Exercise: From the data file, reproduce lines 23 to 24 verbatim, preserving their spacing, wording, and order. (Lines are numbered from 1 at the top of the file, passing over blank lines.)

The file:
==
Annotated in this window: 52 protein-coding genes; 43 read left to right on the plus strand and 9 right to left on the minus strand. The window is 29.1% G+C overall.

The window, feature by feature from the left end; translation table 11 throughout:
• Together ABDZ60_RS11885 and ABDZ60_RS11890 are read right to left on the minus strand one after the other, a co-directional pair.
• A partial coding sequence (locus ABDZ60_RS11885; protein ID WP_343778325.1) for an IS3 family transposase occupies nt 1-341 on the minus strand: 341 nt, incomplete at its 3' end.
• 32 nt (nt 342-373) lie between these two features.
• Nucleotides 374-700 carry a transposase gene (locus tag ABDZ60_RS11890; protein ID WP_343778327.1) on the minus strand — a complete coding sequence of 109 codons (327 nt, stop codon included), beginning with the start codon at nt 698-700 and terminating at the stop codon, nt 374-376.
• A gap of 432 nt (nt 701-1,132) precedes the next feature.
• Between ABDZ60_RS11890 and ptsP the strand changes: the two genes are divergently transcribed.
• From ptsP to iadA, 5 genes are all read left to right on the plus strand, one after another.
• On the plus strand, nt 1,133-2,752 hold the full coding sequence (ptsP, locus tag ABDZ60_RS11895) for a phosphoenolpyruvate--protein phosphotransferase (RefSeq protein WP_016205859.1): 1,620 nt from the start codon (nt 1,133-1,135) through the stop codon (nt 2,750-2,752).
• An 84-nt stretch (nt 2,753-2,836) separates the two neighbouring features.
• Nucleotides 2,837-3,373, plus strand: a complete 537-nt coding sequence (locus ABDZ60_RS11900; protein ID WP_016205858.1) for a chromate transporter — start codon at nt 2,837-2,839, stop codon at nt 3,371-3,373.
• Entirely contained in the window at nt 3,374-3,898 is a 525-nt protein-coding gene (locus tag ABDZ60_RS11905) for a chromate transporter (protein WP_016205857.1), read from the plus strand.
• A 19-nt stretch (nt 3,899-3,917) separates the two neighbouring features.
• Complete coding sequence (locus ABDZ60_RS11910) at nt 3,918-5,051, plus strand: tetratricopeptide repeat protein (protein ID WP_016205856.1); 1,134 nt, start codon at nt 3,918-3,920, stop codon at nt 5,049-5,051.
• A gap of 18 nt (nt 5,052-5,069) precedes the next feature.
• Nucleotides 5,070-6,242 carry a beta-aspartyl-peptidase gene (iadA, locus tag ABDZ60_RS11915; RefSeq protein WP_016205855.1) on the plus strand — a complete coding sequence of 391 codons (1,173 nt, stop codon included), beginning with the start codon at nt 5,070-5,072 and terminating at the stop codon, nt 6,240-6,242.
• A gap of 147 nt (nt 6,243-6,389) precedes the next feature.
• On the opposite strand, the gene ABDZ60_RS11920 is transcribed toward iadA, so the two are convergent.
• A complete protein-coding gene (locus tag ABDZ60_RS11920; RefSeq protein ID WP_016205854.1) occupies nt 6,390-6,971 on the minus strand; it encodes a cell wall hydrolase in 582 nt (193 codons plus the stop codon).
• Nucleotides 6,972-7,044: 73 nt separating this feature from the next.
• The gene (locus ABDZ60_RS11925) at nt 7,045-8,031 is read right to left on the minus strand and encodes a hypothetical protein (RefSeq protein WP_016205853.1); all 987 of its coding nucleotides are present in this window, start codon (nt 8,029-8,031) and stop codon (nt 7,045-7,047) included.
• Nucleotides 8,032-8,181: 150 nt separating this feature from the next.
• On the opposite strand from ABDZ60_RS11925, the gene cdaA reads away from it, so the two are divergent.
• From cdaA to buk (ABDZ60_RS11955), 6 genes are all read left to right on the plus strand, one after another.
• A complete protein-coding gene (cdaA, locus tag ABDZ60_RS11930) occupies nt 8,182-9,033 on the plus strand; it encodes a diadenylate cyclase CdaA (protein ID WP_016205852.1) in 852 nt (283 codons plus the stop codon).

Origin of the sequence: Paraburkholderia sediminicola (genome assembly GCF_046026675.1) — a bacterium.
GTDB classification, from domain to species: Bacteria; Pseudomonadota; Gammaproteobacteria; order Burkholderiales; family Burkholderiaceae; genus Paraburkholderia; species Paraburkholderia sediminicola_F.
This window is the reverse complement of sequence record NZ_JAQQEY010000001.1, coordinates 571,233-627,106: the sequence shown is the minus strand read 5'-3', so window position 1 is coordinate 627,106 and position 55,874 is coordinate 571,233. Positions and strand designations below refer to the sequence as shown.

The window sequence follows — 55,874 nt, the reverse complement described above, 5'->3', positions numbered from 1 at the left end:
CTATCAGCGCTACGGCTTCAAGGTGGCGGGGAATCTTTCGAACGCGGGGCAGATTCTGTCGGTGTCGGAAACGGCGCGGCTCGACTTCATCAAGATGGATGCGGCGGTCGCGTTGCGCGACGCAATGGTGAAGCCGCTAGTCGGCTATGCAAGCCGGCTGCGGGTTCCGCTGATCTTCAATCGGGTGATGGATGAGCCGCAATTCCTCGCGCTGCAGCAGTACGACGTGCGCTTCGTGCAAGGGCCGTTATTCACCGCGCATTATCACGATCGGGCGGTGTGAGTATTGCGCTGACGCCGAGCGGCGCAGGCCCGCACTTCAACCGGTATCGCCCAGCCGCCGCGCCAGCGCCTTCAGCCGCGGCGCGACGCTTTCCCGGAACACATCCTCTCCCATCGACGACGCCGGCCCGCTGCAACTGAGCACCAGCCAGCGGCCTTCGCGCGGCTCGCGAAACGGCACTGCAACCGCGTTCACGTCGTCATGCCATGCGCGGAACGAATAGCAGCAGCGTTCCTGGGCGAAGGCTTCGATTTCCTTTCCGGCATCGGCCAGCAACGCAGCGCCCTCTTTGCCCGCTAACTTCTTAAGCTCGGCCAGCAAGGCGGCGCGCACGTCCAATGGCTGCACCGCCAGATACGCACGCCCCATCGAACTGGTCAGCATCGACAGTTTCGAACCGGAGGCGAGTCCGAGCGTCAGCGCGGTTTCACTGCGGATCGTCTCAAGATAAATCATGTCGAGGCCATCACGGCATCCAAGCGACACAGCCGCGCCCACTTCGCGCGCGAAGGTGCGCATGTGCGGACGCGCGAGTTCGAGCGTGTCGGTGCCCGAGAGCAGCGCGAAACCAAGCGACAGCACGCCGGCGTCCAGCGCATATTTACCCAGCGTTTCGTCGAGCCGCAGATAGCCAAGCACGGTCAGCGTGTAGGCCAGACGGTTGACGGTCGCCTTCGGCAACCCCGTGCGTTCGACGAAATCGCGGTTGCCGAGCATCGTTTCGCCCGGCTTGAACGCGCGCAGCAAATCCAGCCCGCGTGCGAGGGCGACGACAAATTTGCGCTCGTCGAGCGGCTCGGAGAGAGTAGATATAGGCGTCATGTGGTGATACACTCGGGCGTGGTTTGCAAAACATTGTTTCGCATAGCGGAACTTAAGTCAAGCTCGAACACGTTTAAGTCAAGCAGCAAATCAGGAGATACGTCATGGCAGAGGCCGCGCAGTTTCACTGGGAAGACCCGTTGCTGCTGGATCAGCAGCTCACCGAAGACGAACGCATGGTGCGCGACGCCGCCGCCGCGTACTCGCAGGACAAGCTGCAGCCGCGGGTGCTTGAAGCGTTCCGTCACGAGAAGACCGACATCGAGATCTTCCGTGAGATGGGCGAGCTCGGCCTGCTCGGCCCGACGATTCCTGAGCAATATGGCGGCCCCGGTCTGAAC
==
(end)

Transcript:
• Nucleotides 8,032-8,181: 150 nt separating this feature from the next.
• On the opposite strand from ABDZ60_RS11925, the gene cdaA reads away from it, so the two are divergent.